FGC is seen as an Islamic act and is performed in the expectations of ‘becoming a complete Muslim’; to enhance sexual relations as part of the intimacy of marriage; control sexual behaviour and ensure clean and healthy genitals. This position is strengthened by the ruling (fatwa) issued by the MUI and other endorsements by religious leaders and institutions.

While scholars within Indonesia advocate FGC as being ’healthy’ and ’beneficial’ if carried out according to supposed prophetic guidelines, some Muslim doctors specialising in this area believe that it is impossible to duplicate FGC in the way described, as details are unspecified, impractical and unattainable. In addition, Islam puts much emphasis on preserving one’s health. Procedures that are harmful to an individual are categorically forbidden (haraam). Also embedded in the Qur’an and hadiths (reported traditions) is the emphasis on a woman’s right to marital pleasure as a God-given right. Thus, leaders who advocate against FGC around the world argue that because of the health risks attached to the practice, it should be categorically forbidden (made haraam) in all its forms. In Indonesia, however, while the most severe forms of FGC are nominally rejected, there is a consensus that the sunnah form of FGC has health and moral benefits. MUI members agreed that if evidence was presented to them outlining the harmful consequences of the sunnah form of FGC, they would as a body reconsider their position: “Islam wishes no harm upon anyone. There is no evidence to indicate that the Prophet’s guidance on FGC results in harm. If there was, of course we would have a different opinion.”

Respondents that disagreed with FGC still practised it due to social pressure. One doctor in Padang related his views: “People believe female circumcision to be a religious obligation but for me it is more about social pressure … I don’t see any benefits in this [FGC] but I had it done to my daughter based on the demands of my in-laws.”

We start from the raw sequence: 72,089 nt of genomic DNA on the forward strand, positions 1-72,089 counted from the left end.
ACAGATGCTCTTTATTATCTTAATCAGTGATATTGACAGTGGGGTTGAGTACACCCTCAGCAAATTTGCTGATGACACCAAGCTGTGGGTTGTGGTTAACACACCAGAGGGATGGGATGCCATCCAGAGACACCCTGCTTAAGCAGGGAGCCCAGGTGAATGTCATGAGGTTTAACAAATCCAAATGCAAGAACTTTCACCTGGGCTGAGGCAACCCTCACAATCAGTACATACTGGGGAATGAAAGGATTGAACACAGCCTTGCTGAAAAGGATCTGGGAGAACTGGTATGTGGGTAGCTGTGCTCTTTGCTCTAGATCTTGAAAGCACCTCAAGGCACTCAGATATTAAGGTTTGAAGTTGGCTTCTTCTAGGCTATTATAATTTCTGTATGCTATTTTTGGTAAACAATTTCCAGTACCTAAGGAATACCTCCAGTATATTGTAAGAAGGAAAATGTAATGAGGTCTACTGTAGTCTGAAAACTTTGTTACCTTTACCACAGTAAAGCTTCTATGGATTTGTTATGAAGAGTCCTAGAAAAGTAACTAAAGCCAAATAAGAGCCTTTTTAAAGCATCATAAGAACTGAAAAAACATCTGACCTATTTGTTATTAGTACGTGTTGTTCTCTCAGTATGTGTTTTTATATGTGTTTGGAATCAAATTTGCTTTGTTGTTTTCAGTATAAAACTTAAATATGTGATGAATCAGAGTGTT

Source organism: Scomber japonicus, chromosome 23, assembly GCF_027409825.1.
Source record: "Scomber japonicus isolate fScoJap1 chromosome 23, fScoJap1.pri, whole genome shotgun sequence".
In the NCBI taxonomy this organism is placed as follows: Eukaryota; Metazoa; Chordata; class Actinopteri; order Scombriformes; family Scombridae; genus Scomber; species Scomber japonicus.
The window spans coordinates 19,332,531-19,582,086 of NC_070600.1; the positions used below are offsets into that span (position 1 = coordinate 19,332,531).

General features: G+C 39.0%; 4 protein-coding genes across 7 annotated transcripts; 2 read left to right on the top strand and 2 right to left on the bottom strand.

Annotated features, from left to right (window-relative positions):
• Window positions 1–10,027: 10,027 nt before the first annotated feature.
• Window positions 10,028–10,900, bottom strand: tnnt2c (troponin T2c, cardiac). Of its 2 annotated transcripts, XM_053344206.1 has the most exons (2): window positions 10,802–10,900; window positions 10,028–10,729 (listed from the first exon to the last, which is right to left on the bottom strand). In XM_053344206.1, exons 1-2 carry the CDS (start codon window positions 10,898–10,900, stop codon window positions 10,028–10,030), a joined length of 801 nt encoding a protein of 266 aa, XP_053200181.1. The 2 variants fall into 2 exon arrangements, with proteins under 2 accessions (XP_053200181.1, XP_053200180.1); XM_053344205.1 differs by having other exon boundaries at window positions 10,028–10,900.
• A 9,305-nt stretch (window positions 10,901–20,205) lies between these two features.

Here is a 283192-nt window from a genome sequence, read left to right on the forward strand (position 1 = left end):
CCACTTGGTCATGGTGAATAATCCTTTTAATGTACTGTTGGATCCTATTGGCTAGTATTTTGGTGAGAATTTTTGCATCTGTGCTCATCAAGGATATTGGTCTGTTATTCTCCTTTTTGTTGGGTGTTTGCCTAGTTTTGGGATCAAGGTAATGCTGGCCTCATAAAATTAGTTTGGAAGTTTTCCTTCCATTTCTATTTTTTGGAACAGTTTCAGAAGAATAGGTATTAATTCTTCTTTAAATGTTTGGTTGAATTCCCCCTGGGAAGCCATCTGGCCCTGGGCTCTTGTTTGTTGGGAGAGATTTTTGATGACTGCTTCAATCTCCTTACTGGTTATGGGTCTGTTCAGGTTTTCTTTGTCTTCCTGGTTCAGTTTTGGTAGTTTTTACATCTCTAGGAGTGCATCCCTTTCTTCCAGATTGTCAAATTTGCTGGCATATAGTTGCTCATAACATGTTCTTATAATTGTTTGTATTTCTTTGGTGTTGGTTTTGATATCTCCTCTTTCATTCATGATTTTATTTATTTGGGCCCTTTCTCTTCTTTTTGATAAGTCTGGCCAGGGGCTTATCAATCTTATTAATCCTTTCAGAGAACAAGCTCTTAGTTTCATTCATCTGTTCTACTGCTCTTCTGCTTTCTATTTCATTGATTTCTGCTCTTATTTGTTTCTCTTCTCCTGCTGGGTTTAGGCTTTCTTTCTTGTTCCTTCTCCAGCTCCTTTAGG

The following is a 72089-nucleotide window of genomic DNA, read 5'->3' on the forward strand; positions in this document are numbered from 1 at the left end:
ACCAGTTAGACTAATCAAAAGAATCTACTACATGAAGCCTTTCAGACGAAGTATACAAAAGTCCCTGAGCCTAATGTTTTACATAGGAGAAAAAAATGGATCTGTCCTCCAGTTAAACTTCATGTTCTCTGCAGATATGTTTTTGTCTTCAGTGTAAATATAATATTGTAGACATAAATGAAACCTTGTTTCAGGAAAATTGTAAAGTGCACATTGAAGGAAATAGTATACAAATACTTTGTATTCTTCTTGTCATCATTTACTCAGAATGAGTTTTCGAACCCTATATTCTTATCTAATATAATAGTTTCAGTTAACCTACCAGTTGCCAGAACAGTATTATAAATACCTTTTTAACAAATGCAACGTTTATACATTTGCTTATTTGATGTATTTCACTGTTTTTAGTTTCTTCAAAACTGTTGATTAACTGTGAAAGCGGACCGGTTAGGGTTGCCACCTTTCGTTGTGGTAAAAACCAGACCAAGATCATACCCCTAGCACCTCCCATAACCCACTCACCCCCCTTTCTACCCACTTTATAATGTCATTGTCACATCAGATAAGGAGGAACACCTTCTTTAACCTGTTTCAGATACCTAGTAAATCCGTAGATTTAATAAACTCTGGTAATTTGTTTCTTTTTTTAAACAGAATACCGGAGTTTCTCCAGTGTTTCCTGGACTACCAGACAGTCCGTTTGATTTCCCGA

1. Intervention programmes must be approached from both a religious and health angle and engage with local scholars and religious institutions
  2. The condemnation of FGC should be justified by focusing on education and awareness of any harmful effects of the so-called sunnah version and the rights of women to experience marital pleasure
  3. Leading international scholars with strong influence in Indonesian society should be approached – alongside local scholars – to issue rulings (fatwas) on why FGC should be categorically forbidden in all its forms
  4. Campaigns should be based upon child protection and the condemnation of violence against women and women’s empowerment within an Islamic framework
  5. International agencies and the Indonesian government should support local civil society organisations – including religious bodies – to carry out independent research on the impact of FGC on infants, girls and families
  6. Direct observation of the FGC process should be carried out to determine the scale and magnitude of the actual procedure, because it is important to note that these ‘Type’ categories are approximations rather than clearly defined and distinct practices
  7. Relevant bodies should include Indonesia in all relevant FGC campaigns and reports and commission research on the dynamics of the practice in Indonesia
  8. A ban on FGC in medical facilities alongside awareness campaigns in schools, mosques and the media would prove effective in opening up the discussion and raising awareness of alternative religious understandings of the practice
  9. The department of education should incorporate a training and education programme in schools on reproductive health – which should include a blanket condemnation of FGC.